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Couple visit Clearwater each year to see Phillies train

CLEARWATER

It's cloudy and chilly in the Pennsylvania town where Larry and Barbara Good live, but they couldn't be happier. ¶ They're crammed elbow to elbow with 10,000 roaring baseball fans Wednesday, watching their beloved Philadelphia Phillies close spring training on a hot day at Bright House Networks Field.

As children scream and the scent of hotdogs, pretzels and cheesesteaks fills the air, the Manchester couple hoot, holler and clap for their team as it pounds down baseball's elite New York Yankees.

"This is where it's at — right here," says Larry, 72, pumping tanned hands that will be the envy of his northern friends into the air. "If they were in Cuba, I'd be there. We'd both be there. I'd swim there if I had to."

• • •

Oh, say can you see …

As The Star Spangled Banner ripples in the air, Larry covers his heart with a red Phillies cap that sports an autograph from legendary Phillies third baseman Mike Schmidt.

Since 1995, the couple have made the 1,000-mile trek to Clearwater's sandy shores each year to watch the team Larry Good once listened to on the radio in an old country store when he was 6.

As the team makes its way to the field, Barbara, 71, uses a small silver camera to shoot pictures to give to an 80-year-old friend she met at a game years ago who's too ill to make it to town.

• • •

Play ball!

The phrase echoes, and Larry, a retired electrician, laments that this will be the last time he hears it live until next year.

Still, that's OK, says Larry, who figures they've spent about $7,000 here in the past few months. They'll have the memories.

Married for almost 45 years, the couple predict the Phillies will have a bad April but come on strong by May. Last year, the team secured the National League East crown on the last day possible.

"I'm trying to be optimistic, but they lost a lot of games early," Barbara says.

• • •

Ice cold beer here!

The vendor yells in the background and navigates his way through throngs of fans now settling into their seats.

The scene is familiar, but even after 13 years of spring training trips, the Goods say it's still exciting. Their relationship with the Phillies is like another marriage for them — except only "for better, not worse," says Barbara, a retired first-grade teacher of 30 years.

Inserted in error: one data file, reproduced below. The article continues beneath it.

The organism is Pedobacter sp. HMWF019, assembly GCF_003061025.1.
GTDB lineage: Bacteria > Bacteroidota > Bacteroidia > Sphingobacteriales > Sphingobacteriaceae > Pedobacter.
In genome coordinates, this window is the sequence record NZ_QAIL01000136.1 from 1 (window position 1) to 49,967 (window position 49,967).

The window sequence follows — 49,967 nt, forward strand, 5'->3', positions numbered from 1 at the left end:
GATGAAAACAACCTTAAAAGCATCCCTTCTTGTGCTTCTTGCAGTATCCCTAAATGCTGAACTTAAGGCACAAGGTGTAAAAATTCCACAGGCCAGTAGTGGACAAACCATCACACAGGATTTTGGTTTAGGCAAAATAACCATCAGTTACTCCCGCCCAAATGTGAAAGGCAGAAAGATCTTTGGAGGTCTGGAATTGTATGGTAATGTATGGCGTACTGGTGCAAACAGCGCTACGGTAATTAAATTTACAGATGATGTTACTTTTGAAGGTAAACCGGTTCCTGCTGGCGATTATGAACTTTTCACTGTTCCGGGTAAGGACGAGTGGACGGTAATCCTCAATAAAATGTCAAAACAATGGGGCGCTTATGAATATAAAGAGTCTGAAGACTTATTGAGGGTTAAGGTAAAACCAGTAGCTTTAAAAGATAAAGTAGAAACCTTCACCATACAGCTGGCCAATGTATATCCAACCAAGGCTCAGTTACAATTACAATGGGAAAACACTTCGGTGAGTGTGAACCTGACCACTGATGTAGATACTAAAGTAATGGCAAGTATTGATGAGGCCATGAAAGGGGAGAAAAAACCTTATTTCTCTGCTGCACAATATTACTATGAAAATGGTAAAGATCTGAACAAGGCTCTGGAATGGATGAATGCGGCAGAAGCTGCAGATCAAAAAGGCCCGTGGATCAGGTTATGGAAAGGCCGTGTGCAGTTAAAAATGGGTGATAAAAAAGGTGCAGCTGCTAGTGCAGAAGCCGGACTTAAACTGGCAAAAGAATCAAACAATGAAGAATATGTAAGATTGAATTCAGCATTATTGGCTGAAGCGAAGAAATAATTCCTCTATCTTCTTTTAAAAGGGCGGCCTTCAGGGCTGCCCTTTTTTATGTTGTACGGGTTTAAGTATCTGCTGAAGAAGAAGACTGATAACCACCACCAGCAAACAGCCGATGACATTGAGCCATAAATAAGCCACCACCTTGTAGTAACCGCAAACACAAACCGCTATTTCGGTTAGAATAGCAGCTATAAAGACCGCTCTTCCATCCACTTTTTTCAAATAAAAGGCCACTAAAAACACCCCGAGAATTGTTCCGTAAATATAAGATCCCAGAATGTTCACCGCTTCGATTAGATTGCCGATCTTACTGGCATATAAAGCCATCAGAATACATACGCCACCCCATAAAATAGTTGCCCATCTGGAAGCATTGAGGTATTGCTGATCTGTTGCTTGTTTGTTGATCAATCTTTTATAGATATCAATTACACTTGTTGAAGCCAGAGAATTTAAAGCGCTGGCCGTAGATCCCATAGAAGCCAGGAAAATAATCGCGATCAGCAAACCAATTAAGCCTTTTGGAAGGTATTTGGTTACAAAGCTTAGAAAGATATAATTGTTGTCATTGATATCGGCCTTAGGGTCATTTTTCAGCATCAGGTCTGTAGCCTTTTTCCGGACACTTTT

• • •

Stomp, stomp, clap!

The fans — particularly the Phillie "phanatics" — are ecstatic. Their team has just knocked in four runs off Yankees ace Chien-Ming Wang.

Larry slaps his right hand into the black Mizuno glove that he brought with him. His wife rises a little out of her seat, clapping excitedly as the players round the bases.

This is as good as it gets, they say on their way to get a few hot dogs — hold the ketchup, just mustard and onions.

The couple, who have no children, say the games are some of their best times in the city. They no longer go to the Phillies' "real" home — Citizens Bank Park — because Larry says they're too old to travel along Schuylkill Expressway, a.k.a. the "Sure Kill Expressway," the name the locals dubbed the main route to the stadium because of the high number of traffic fatalities there.

But while Clearwater residents complain about beach traffic, the Goods chuckle because they make a much longer annual journey here.

• • •

Yer outta here!

The seventh-inning stretch nears, and the Phillies are cruising to victory, but there's a touch of sadness to the couple's faces. They'll soon head to the condo they rented on the beach, where they've spent the past few months, and pack their bags for home.

By tonight, they'll be back in Manchester taking care of their two cats, and Larry will begin planning his tomato garden. Then they'll think about next year's visit.

"We'll be back until we're dead," Larry says, "Even if gas is $5 a gallon, we'll find a way."

Philadelphia Phillies spring training games in Clearwater run from late February to the end of March each year. Annually, thousands, mostly from the Delaware Valley area, make the roughly 1,000-mile trek to Clearwater's sandy shores.

Some other numbers:

16 The number of Phillies Clearwater games scheduled this year

134,000 The number of tickets sold for the Clearwater games

62 The years the team has held spring training in Clearwater, one of the longest spring training relationships with a Florida city, second only to that of the Tigers and Lakeland, which has now surpassed 75 years

$35m Spring training's economic impact

$6m The amount the Phillies directly spend in the city each year

Sources: City of Clearwater and

the Philadelphia Phillies

Couple visit Clearwater each year to see Phillies train 03/27/08 [Last modified: Thursday, March 27, 2008 8:09pm]
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